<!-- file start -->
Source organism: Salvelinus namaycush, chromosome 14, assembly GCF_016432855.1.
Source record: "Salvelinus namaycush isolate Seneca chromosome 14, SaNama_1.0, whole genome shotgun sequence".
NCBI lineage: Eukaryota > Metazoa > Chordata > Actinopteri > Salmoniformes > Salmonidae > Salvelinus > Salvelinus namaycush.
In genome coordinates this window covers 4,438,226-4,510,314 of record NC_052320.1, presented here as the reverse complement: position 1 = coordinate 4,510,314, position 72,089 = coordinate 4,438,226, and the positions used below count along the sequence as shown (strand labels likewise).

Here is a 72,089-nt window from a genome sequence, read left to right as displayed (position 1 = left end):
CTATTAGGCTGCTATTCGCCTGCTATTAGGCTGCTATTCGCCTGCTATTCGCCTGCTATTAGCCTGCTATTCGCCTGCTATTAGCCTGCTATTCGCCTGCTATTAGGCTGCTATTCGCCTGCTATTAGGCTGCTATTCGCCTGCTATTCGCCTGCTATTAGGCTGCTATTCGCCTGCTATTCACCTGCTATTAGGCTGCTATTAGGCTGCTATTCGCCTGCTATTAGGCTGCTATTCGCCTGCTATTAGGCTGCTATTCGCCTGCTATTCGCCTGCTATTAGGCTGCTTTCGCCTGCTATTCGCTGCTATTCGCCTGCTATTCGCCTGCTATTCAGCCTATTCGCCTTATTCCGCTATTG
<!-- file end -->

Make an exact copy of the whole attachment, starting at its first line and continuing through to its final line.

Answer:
Source organism: Salvelinus namaycush, chromosome 14, assembly GCF_016432855.1.
Source record: "Salvelinus namaycush isolate Seneca chromosome 14, SaNama_1.0, whole genome shotgun sequence".
NCBI lineage: Eukaryota > Metazoa > Chordata > Actinopteri > Salmoniformes > Salmonidae > Salvelinus > Salvelinus namaycush.
In genome coordinates this window covers 4,438,226-4,510,314 of record NC_052320.1, presented here as the reverse complement: position 1 = coordinate 4,510,314, position 72,089 = coordinate 4,438,226, and the positions used below count along the sequence as shown (strand labels likewise).

Here is a 72,089-nt window from a genome sequence, read left to right as displayed (position 1 = left end):
CTATTAGGCTGCTATTCGCCTGCTATTAGGCTGCTATTCGCCTGCTATTCGCCTGCTATTAGCCTGCTATTCGCCTGCTATTAGCCTGCTATTCGCCTGCTATTAGGCTGCTATTCGCCTGCTATTAGGCTGCTATTCGCCTGCTATTCGCCTGCTATTAGGCTGCTATTCGCCTGCTATTCACCTGCTATTAGGCTGCTATTAGGCTGCTATTCGCCTGCTATTAGGCTGCTATTCGCCTGCTATTAGGCTGCTATTCGCCTGCTATTCGCCTGCTATTAGGCTGCTTTCGCCTGCTATTCGCTGCTATTCGCCTGCTATTCGCCTGCTATTCAGCCTATTCGCCTTATTCCGCTATTG